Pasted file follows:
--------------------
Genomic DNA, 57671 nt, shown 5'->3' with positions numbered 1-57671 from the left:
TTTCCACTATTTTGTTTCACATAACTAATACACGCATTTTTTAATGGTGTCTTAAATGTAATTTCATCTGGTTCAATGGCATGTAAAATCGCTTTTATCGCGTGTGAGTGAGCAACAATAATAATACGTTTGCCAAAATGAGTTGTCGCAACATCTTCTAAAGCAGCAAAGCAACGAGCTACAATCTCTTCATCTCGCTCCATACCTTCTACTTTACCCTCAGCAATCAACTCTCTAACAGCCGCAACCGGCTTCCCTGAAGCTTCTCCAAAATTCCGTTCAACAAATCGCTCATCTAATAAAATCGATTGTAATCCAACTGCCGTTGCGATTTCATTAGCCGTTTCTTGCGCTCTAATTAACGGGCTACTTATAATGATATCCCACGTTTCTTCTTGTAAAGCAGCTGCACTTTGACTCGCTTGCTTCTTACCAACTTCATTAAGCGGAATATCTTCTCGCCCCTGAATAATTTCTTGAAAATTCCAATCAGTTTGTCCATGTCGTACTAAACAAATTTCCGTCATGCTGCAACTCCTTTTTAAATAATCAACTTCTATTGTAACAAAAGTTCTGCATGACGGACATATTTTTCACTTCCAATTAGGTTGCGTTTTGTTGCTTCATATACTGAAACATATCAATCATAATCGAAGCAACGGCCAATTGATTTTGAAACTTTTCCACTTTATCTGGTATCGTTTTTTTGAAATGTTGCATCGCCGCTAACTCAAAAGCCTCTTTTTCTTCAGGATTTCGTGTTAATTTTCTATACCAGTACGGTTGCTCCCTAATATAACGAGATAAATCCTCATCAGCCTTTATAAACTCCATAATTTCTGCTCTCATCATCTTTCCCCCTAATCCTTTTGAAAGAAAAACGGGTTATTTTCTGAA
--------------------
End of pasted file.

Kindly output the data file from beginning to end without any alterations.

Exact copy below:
Genomic DNA, 57671 nt, shown 5'->3' with positions numbered 1-57671 from the left:
TTTCCACTATTTTGTTTCACATAACTAATACACGCATTTTTTAATGGTGTCTTAAATGTAATTTCATCTGGTTCAATGGCATGTAAAATCGCTTTTATCGCGTGTGAGTGAGCAACAATAATAATACGTTTGCCAAAATGAGTTGTCGCAACATCTTCTAAAGCAGCAAAGCAACGAGCTACAATCTCTTCATCTCGCTCCATACCTTCTACTTTACCCTCAGCAATCAACTCTCTAACAGCCGCAACCGGCTTCCCTGAAGCTTCTCCAAAATTCCGTTCAACAAATCGCTCATCTAATAAAATCGATTGTAATCCAACTGCCGTTGCGATTTCATTAGCCGTTTCTTGCGCTCTAATTAACGGGCTACTTATAATGATATCCCACGTTTCTTCTTGTAAAGCAGCTGCACTTTGACTCGCTTGCTTCTTACCAACTTCATTAAGCGGAATATCTTCTCGCCCCTGAATAATTTCTTGAAAATTCCAATCAGTTTGTCCATGTCGTACTAAACAAATTTCCGTCATGCTGCAACTCCTTTTTAAATAATCAACTTCTATTGTAACAAAAGTTCTGCATGACGGACATATTTTTCACTTCCAATTAGGTTGCGTTTTGTTGCTTCATATACTGAAACATATCAATCATAATCGAAGCAACGGCCAATTGATTTTGAAACTTTTCCACTTTATCTGGTATCGTTTTTTTGAAATGTTGCATCGCCGCTAACTCAAAAGCCTCTTTTTCTTCAGGATTTCGTGTTAATTTTCTATACCAGTACGGTTGCTCCCTAATATAACGAGATAAATCCTCATCAGCCTTTATAAACTCCATAATTTCTGCTCTCATCATCTTTCCCCCTAATCCTTTTGAAAGAAAAACGGGTTATTTTCTGAA